Yet little can happen inside that will really influence the Democratic Party, its candidate or the election campaigns that will culminate in the national elections on November 8.
The presence outside the convention of Sanders' young followers, by and large until now a peaceful lot, may prove to be combustible material, especially if the police mishandle the situation, as they so often do. We might see a convention and protests as raucous and explosive as the Democrat convention in Chicago in 1968.
The convention could conceivably change the super-delegate rules, though that is no sure thing, and in any case the change would only become effective in 2020. As for the platform, it is little more than a piece of paper.
The Democratic Party Platform, usually very vague and general in its language, may be said to represent the sentiments of the convention and attempts to win the support of the voters. But neither the presidential candidates nor other candidates are bound to adhere to it during the campaign or to attempt to implement it once elected.
Certainly Clinton, who has a long history in politics as First Lady, Senator and Secretary of State — and who has an clear record as a representative of the economic and political establishment — can be expected to ignore the platform and pursue the goals of Wall Street and Washington.
Many of Sanders supporters, who have become increasingly sophisticated through this campaign, feel a deep revulsion toward the Democratic Party and Clinton. Several thousand of them were expected to meet in Chicago from June 17 to 19 at the People's Summit, an assembly called by the National Nurses United union, the National People's Action housing group, the Democratic Socialists of America and others.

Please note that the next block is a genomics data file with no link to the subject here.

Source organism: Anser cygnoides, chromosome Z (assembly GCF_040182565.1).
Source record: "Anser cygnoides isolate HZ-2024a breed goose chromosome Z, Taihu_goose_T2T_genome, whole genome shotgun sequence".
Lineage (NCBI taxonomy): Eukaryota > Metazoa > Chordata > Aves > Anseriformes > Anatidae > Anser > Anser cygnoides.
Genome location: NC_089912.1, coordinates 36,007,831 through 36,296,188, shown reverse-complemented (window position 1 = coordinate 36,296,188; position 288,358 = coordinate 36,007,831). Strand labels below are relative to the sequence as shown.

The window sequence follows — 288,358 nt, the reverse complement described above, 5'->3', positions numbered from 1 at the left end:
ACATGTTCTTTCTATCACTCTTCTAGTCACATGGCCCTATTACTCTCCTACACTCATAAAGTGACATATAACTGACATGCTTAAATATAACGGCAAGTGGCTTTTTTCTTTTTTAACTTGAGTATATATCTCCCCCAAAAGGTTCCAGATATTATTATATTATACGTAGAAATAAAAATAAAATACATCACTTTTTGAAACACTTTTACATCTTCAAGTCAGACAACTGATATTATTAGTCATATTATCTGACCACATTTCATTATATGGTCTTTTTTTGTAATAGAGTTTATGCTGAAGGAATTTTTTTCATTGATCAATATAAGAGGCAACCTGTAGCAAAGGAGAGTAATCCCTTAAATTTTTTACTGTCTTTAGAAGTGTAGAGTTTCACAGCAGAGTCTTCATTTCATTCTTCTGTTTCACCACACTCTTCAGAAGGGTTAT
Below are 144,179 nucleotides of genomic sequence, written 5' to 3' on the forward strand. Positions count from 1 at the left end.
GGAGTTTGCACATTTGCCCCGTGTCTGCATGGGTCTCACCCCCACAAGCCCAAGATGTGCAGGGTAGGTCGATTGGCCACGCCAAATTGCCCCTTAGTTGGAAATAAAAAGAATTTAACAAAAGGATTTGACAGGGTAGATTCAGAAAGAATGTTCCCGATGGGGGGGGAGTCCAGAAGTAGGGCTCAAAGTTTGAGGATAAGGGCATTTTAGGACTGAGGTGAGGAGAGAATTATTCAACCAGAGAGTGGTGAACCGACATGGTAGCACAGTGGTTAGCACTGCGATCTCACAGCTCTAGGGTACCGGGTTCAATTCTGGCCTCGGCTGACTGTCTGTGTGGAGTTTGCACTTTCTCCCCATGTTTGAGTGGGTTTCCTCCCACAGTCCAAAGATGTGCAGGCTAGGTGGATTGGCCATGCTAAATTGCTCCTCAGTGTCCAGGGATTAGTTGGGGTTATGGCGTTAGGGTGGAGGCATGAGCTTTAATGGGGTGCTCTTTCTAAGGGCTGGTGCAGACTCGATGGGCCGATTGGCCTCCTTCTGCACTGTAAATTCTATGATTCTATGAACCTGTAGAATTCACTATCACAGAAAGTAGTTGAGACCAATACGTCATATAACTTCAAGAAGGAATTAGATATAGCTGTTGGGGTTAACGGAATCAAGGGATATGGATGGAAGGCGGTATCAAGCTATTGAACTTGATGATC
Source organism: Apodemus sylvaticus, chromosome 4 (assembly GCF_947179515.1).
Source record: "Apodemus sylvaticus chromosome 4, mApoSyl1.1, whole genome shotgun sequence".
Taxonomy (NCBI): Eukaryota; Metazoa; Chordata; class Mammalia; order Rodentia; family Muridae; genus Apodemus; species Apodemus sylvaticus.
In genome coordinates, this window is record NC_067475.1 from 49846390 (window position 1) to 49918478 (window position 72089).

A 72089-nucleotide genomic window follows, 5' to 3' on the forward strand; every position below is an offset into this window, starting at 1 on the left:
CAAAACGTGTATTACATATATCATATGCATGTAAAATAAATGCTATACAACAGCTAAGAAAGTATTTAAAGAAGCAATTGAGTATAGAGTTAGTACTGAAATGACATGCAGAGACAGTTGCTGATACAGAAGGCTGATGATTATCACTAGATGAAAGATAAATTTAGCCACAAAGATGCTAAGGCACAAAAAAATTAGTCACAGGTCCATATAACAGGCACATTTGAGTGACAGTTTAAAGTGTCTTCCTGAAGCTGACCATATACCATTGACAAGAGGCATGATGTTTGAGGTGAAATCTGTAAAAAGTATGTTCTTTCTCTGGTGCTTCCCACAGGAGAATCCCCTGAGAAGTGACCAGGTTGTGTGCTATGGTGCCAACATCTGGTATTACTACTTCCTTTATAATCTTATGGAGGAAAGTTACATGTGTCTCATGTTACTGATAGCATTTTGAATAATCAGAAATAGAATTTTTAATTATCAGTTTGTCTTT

This will give a picture of some of the best organised sectors of Sanders supporters, but the People's Summit appears to be more a conference than a convention. It is not clear that any definite organisational or political proposals will come out of it.
Some Sanders supporters plan to work for progressive local candidates, such as Debbie Medina, a socialist candidate running in for the State Senate of New York. Sanders himself has put out a list of progressive candidates he is backing and for whom he is raising funds.
Whether or not Sanders supporters will find these candidates to provide adequate vehicles for their ideals remains to be seen.
Some Sanders supporters have already become renegades from the Democratic Party. In some places, in small but not insignificant numbers, they are starting to move into the Green Party to support Jill Stein, the Greens' candidate for the US presidency.
Stein, whose program stands to the left of Sanders, could conceivably begin to pull some votes away from the Democrats. However, there will be tremendous pressure on Sanders supporters to back Clinton in order to defeat Trump, whose racist and misogynist rhetoric and flirtations with neo-Nazi groups leads many to characterise him as a fascist.
The cry will be: Hillary Clinton and democracy or Trump and fascism. And though a vote for Clinton is not a vote for democracy, but rather a vote for corporate neoliberalism, austerity and militarism, it will understandably be hard for many to resist. None of us on the left want Trump.
Whether Sanders supporters turn toward Stein or vote for Clinton to defeat Trump, the movement has become both too radical and too broad to be contained within the Democrats. Some will continue to work within the Democrats, but looking for more radical candidates, and working for independents and socialist when they can.
Others will leave, having become convinced socialists — whatever exactly that means to them — and they will be looking to build an alternative on the left. They represent the future of left politics in the United States today.
[Slightly abridged from New Politics. Dan La Botz is a co-editor of New Politics. He worked on the Sanders campaign during the primary, but is a Green Party member.]